Last month, the annual meeting of the Strategic Management Society (SMS) revolved around the theme “Strategies in a world of networks.” Have you ever heard anyone say “connections are not important in this part of the world”? That would be quite unusual, don’t you think? It’s no surprise, then, that networks matter in Africa just as they do elsewhere. But how do personal networks matter in the African context?
Information about both companies and managers spreads through personal networks. This becomes critical in cross-national contexts where finding the right people and companies to do business with may not be so easy. Companies pursuing a pan-African strategy need to be connected to the right people in a wide number of countries.
How can you develop such a diverse network in terms of geographical coverage? One approach is to go one by one knocking on doors through personal referrals and so on. This can be quite time-consuming. Another approach is to join a reputable institution to meet people from various countries who share values similar to those of the institution.
“If I went into the next ALI program and I had two colleagues from Nigeria, a colleague from Kenya and one from Liberia, and I was sitting here thinking about my move into any of those countries, then I know I will be able to the phone and call somebody, put a face to the name. And eventually it works out. But imagine you don’t have the opportunity to be with any such group, I will be sitting there and saying ‘Who should I call?’, I will go to the internet, maybe take a phone number to some ministry, call and never get answered… So such a network is important in our context.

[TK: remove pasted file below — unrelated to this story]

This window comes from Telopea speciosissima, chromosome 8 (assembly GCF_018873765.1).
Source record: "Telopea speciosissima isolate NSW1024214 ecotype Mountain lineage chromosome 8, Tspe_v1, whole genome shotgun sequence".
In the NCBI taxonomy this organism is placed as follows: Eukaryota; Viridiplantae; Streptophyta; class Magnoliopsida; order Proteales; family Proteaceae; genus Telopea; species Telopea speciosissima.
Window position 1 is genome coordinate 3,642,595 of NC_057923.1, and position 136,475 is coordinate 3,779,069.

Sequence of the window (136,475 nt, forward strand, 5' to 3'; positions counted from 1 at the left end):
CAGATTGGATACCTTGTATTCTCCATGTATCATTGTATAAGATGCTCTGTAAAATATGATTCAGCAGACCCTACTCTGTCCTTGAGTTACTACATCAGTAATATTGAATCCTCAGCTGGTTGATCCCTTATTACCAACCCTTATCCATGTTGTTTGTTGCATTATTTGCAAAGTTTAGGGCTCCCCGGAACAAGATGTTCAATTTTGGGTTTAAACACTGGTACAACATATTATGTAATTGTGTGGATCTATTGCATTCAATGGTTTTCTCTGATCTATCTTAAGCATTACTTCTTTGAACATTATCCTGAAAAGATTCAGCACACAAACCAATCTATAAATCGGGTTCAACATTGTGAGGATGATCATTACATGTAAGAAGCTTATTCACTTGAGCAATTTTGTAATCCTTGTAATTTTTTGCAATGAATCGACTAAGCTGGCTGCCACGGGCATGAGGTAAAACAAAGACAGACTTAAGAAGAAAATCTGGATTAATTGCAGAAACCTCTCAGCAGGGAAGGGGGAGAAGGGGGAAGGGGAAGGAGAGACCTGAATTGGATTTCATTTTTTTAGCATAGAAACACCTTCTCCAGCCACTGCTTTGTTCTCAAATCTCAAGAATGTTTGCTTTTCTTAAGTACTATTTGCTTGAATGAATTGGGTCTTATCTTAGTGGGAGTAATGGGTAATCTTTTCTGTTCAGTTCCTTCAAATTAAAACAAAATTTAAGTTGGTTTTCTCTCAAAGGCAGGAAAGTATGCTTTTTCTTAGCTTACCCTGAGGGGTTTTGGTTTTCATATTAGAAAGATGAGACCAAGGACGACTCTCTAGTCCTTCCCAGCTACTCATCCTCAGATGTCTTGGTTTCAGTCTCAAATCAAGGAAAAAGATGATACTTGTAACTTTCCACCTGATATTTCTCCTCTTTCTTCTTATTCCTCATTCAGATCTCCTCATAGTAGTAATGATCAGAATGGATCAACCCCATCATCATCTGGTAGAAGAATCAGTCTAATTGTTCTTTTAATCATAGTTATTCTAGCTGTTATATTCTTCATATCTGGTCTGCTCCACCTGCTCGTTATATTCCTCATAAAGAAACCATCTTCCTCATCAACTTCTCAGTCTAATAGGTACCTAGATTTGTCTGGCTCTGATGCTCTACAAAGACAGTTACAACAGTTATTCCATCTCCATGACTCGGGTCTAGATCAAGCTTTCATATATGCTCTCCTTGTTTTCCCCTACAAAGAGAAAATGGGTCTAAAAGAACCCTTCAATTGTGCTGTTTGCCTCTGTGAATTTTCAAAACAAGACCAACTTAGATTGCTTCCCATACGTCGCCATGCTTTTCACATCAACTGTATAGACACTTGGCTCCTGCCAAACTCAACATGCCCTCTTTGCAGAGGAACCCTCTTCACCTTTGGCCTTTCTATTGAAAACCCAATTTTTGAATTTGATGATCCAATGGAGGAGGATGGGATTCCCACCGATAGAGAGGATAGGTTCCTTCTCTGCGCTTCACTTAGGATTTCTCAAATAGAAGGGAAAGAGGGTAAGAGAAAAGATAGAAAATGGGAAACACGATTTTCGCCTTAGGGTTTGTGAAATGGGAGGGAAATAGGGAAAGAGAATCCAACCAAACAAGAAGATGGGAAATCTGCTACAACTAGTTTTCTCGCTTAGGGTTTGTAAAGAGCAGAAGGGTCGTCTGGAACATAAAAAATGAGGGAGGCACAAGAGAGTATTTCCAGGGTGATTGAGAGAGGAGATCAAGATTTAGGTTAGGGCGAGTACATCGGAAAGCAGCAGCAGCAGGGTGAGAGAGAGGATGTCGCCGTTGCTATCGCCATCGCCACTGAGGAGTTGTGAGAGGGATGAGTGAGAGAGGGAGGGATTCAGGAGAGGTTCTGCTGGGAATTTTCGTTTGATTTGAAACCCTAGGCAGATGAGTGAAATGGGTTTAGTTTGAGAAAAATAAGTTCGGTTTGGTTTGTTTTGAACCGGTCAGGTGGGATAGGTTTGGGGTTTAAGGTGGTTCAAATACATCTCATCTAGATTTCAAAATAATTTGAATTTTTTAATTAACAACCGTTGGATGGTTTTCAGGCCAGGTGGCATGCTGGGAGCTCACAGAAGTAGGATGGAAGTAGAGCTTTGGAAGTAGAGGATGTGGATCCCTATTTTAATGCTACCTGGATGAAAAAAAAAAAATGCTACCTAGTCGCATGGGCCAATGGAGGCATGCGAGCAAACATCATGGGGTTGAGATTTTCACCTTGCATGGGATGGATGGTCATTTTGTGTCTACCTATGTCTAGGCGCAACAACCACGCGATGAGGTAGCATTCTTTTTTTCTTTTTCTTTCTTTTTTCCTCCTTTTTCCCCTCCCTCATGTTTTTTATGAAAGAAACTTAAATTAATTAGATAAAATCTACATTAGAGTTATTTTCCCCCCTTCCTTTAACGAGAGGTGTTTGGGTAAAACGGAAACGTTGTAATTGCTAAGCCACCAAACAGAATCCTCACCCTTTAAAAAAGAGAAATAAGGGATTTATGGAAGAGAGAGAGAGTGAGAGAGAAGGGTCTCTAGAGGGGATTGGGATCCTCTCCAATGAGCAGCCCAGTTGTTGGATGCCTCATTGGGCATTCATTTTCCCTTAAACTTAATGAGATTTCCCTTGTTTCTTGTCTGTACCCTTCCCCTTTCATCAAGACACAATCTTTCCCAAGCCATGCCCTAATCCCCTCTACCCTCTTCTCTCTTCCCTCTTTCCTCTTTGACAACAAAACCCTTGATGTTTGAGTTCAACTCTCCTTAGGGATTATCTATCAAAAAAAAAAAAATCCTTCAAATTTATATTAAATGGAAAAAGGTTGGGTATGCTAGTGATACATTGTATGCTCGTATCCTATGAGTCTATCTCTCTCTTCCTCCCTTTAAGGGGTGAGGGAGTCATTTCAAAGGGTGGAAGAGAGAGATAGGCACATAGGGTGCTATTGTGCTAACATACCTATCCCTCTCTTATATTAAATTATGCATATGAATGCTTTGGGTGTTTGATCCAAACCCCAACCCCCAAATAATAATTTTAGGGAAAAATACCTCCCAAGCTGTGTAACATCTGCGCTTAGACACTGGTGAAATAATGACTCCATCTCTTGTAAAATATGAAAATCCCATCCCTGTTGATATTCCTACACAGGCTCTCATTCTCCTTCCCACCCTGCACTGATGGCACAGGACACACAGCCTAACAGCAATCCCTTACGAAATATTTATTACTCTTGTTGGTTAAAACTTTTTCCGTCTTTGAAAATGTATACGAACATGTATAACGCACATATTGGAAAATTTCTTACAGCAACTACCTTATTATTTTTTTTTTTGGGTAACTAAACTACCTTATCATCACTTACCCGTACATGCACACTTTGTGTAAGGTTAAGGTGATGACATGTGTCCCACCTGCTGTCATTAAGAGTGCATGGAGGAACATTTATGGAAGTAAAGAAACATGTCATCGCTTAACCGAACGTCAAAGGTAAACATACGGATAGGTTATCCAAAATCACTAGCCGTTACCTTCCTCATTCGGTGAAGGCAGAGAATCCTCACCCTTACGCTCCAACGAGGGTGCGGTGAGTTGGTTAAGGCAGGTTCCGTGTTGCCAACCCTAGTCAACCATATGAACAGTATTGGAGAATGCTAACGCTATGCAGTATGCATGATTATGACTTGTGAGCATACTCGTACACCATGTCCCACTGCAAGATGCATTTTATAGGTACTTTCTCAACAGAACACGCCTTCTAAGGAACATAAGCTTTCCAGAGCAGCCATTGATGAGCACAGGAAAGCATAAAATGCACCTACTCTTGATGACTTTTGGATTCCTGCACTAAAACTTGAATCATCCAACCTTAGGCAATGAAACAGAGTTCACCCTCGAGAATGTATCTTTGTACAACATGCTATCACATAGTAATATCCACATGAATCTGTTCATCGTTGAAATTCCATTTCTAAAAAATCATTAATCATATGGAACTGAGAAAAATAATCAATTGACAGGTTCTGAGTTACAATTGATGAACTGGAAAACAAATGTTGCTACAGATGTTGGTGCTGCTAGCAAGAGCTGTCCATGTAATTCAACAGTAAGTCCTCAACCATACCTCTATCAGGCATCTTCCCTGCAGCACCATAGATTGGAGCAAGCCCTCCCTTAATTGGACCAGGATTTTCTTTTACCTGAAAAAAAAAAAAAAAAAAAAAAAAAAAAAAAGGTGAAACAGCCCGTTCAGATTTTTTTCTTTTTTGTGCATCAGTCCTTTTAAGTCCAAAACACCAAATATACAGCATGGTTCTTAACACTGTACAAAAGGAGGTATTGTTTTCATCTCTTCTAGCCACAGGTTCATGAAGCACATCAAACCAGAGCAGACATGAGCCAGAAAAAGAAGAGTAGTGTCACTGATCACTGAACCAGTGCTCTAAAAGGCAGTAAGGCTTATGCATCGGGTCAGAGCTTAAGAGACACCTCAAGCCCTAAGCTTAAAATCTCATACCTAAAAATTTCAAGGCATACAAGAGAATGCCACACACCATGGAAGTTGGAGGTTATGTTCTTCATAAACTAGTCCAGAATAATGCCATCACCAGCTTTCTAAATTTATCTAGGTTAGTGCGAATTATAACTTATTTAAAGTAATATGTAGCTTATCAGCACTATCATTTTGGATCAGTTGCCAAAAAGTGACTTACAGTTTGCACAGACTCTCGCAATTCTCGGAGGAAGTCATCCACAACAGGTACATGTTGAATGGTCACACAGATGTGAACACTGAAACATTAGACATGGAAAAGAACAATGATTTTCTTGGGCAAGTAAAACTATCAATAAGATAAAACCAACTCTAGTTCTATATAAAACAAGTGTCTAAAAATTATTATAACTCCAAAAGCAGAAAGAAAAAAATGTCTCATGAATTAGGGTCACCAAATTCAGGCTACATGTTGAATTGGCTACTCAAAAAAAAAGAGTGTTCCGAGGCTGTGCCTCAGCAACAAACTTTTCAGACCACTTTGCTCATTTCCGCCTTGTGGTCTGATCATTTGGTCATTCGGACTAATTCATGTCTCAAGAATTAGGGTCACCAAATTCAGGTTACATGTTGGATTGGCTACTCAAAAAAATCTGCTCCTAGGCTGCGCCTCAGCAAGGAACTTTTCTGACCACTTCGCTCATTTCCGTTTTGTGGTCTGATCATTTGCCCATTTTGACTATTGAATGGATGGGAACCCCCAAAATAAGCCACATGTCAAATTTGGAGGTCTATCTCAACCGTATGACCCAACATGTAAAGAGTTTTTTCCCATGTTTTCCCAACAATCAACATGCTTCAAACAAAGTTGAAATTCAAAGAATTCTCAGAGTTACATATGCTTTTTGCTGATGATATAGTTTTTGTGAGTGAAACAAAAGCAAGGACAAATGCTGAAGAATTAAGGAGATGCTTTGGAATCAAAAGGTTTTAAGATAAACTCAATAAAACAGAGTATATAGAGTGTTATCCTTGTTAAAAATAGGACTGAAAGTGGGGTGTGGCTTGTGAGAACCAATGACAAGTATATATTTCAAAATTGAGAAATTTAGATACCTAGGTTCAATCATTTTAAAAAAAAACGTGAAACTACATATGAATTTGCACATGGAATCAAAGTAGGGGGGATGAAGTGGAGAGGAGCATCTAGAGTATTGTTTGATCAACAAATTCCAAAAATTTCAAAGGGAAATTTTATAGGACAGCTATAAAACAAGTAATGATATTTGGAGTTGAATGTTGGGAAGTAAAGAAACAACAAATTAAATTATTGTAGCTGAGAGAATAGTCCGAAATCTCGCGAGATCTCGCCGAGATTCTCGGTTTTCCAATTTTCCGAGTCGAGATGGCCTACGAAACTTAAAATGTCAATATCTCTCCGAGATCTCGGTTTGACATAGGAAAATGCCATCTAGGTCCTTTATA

“You can be confident that if you have gone through a program with somebody who at least shares the same kind of ideals and values. You are able to pick up if this is the kind of person you would want to do business with. Because in the conversation issues relating to values may come up.”
Do you have any network-related experience you’d like to share?